Hysteria on Main Street
Hass, Nancy, Newsweek
Byline: Nancy Hass
Some 20 high-school girls are now uncontrollably twitching in rural upstate New York. And the media circus is making it worse.
The doctors have tried to tell her every way they know how over the past three months: delicately, constantly, even urgently. But as Heather Parker sips coffee in her weathered clapboard house, she still isn't buying that the Tourette's-like twitches that have consumed her 17-year-old daughter, Lydia, since she woke up from an October nap are a product of a psychological disorder, not a physical one.
"I just can't make sense of it, it's just so obvious that something is really wrong in her body," says Parker, a single mother with a ponytail and glasses who's lived all her life around Le Roy, a town of 7,500 near Rochester, where, before a slew of teenage girls started reporting such tics, the only attraction of note was the Jell-O museum. Beside her sits Lydia, an unhappy-looking girl with coal-black dyed hair whose right arm swings like an orchestra conductor's every five seconds or so. Lydia, a senior, hasn't been in school since the tics started. She's supposed to be going to her tutor, but often she can't get herself out of bed, so now she may have to drop out and get a GED. "She was going to be the first person in the family to finish high school, but because of what's happened to her health, that doesn't look good now," says her mother.
When the girls--there are more than 20 of them now, with four new cases last week alone--started reporting similar symptoms, it didn't take long for the TV cameras to descend. Since January, there have been dozens of crews crowding the counter at places like Java's on Main, the local coffee shop, clutching tripods and cappuccinos, hoping for footage of the girls and their parents. In the past few weeks, producers from Good Morning America, The Today Show, Dr. Drew, and Anderson Cooper 360A[degrees] have swooped in, offering anxious moms a chance to go on air with their daughters, to beg for answers.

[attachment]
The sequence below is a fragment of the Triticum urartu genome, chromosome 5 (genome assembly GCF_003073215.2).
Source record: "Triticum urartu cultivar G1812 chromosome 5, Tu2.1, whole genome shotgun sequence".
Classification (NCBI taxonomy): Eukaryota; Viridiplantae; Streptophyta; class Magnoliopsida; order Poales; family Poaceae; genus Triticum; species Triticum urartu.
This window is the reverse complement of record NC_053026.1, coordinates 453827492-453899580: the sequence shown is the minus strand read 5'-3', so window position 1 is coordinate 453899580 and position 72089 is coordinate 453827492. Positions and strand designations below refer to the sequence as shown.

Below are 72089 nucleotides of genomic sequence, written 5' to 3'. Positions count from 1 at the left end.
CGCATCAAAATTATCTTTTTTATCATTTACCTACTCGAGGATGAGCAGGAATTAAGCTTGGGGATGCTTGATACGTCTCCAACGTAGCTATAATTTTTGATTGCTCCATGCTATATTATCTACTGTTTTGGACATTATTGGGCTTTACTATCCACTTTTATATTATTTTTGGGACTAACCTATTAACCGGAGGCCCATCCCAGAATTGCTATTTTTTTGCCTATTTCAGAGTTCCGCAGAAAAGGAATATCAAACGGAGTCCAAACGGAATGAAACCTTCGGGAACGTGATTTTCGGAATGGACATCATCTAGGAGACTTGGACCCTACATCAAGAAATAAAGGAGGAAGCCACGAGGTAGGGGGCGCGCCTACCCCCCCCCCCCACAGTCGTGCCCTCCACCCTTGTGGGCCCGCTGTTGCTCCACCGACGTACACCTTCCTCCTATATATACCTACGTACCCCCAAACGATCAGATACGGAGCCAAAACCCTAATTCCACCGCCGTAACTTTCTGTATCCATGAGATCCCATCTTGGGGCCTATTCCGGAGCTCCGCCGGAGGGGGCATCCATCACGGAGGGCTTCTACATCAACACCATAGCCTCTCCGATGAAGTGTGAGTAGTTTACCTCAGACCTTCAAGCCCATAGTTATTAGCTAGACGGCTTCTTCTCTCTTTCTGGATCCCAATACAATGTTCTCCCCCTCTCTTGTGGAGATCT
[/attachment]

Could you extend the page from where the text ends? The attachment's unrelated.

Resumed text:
Could it be toxins from hydraulic fracturing ("fracking") in the natural-gas wells that ring the girls' school? Seepage from a 1970 cyanide spill miles away, suddenly reappearing after all these years and somehow affecting only young women? Or maybe all those folks on the Internet are right with their rants against vaccinations like Gardasil. And what about PANDAS, the elusive pediatric auto-immune infection? Surely if Erin Brockovich, the environmental crusader who has made a career out of litigating spills, sent a trusted aide to the scene to dig up soil samples from the school grounds, there was reason to suspect a cover-up. For months, the marquee on the front of the Living Waters Church on Main Street bespoke the community's fears: "We are praying for our h.s. girls."
But amid the soundbites from contentious public meetings and the bustle of production assistants ushering red-eyed mothers to the makeup chair lies a very inconvenient truth: the cluster in Le Roy is, by all reasonable judgment, a mass hallucination. Aided by media of all sorts, what the girls are suffering from is perhaps the ultimate disease of our era.
Over the past months, even as health officials have methodically ruled out organic causes, the cases have stubbornly spread through this working-class community. "It's a very hard thing for parents, for people in general, to accept," says Laszlo Mechtler, a leading neurologist in the area, who has had 18 of the girls in his office. Leaning forward in a leather chair at the end of a long day, he says that he and a female colleague recognized as soon as the girls started streaming into their office that they had "conversion disorder," named because the mind unconsciously "converts" emotional disturbances into physical symptoms. In addition to the girls, one woman in her 30s and a teenage boy have also developed symptoms.
"This is nothing that people want to hear," he says. …